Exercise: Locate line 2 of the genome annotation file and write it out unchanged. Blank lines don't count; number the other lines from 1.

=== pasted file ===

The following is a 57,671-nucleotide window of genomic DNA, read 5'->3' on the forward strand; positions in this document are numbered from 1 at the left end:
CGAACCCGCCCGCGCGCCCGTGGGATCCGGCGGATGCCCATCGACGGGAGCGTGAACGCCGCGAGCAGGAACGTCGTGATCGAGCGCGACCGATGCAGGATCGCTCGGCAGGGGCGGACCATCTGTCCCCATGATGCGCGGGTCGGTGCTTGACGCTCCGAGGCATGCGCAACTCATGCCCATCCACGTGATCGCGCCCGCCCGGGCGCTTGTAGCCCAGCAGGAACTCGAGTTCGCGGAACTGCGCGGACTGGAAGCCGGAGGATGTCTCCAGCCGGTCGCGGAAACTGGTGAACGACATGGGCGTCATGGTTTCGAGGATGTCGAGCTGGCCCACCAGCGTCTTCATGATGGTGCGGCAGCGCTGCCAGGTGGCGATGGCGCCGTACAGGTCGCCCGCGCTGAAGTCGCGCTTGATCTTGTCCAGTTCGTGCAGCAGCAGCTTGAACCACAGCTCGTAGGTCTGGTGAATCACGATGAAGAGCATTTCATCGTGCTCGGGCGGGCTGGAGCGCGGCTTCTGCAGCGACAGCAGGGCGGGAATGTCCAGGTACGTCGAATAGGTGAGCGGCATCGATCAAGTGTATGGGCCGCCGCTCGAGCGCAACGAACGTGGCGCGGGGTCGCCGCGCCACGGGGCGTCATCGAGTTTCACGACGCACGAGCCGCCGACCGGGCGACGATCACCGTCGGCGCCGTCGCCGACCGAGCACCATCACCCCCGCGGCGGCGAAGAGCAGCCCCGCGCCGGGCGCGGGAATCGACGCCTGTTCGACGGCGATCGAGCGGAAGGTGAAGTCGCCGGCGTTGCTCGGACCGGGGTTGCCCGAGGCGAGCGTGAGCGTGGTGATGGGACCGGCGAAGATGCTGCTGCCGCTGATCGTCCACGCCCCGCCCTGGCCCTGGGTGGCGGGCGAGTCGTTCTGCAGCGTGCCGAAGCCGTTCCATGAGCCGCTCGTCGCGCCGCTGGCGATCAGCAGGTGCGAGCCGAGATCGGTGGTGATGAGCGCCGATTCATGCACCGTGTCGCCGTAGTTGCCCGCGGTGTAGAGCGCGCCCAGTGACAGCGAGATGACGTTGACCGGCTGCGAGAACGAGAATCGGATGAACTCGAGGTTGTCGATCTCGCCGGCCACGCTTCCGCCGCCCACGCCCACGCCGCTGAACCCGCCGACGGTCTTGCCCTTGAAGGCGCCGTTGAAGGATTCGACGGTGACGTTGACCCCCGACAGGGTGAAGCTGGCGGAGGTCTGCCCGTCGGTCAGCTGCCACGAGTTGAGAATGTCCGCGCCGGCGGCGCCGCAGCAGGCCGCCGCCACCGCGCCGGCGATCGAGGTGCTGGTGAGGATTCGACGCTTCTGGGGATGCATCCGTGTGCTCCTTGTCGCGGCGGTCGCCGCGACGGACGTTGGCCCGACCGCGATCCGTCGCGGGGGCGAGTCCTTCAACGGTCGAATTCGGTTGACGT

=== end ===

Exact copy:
CGAACCCGCCCGCGCGCCCGTGGGATCCGGCGGATGCCCATCGACGGGAGCGTGAACGCCGCGAGCAGGAACGTCGTGATCGAGCGCGACCGATGCAGGATCGCTCGGCAGGGGCGGACCATCTGTCCCCATGATGCGCGGGTCGGTGCTTGACGCTCCGAGGCATGCGCAACTCATGCCCATCCACGTGATCGCGCCCGCCCGGGCGCTTGTAGCCCAGCAGGAACTCGAGTTCGCGGAACTGCGCGGACTGGAAGCCGGAGGATGTCTCCAGCCGGTCGCGGAAACTGGTGAACGACATGGGCGTCATGGTTTCGAGGATGTCGAGCTGGCCCACCAGCGTCTTCATGATGGTGCGGCAGCGCTGCCAGGTGGCGATGGCGCCGTACAGGTCGCCCGCGCTGAAGTCGCGCTTGATCTTGTCCAGTTCGTGCAGCAGCAGCTTGAACCACAGCTCGTAGGTCTGGTGAATCACGATGAAGAGCATTTCATCGTGCTCGGGCGGGCTGGAGCGCGGCTTCTGCAGCGACAGCAGGGCGGGAATGTCCAGGTACGTCGAATAGGTGAGCGGCATCGATCAAGTGTATGGGCCGCCGCTCGAGCGCAACGAACGTGGCGCGGGGTCGCCGCGCCACGGGGCGTCATCGAGTTTCACGACGCACGAGCCGCCGACCGGGCGACGATCACCGTCGGCGCCGTCGCCGACCGAGCACCATCACCCCCGCGGCGGCGAAGAGCAGCCCCGCGCCGGGCGCGGGAATCGACGCCTGTTCGACGGCGATCGAGCGGAAGGTGAAGTCGCCGGCGTTGCTCGGACCGGGGTTGCCCGAGGCGAGCGTGAGCGTGGTGATGGGACCGGCGAAGATGCTGCTGCCGCTGATCGTCCACGCCCCGCCCTGGCCCTGGGTGGCGGGCGAGTCGTTCTGCAGCGTGCCGAAGCCGTTCCATGAGCCGCTCGTCGCGCCGCTGGCGATCAGCAGGTGCGAGCCGAGATCGGTGGTGATGAGCGCCGATTCATGCACCGTGTCGCCGTAGTTGCCCGCGGTGTAGAGCGCGCCCAGTGACAGCGAGATGACGTTGACCGGCTGCGAGAACGAGAATCGGATGAACTCGAGGTTGTCGATCTCGCCGGCCACGCTTCCGCCGCCCACGCCCACGCCGCTGAACCCGCCGACGGTCTTGCCCTTGAAGGCGCCGTTGAAGGATTCGACGGTGACGTTGACCCCCGACAGGGTGAAGCTGGCGGAGGTCTGCCCGTCGGTCAGCTGCCACGAGTTGAGAATGTCCGCGCCGGCGGCGCCGCAGCAGGCCGCCGCCACCGCGCCGGCGATCGAGGTGCTGGTGAGGATTCGACGCTTCTGGGGATGCATCCGTGTGCTCCTTGTCGCGGCGGTCGCCGCGACGGACGTTGGCCCGACCGCGATCCGTCGCGGGGGCGAGTCCTTCAACGGTCGAATTCGGTTGACGT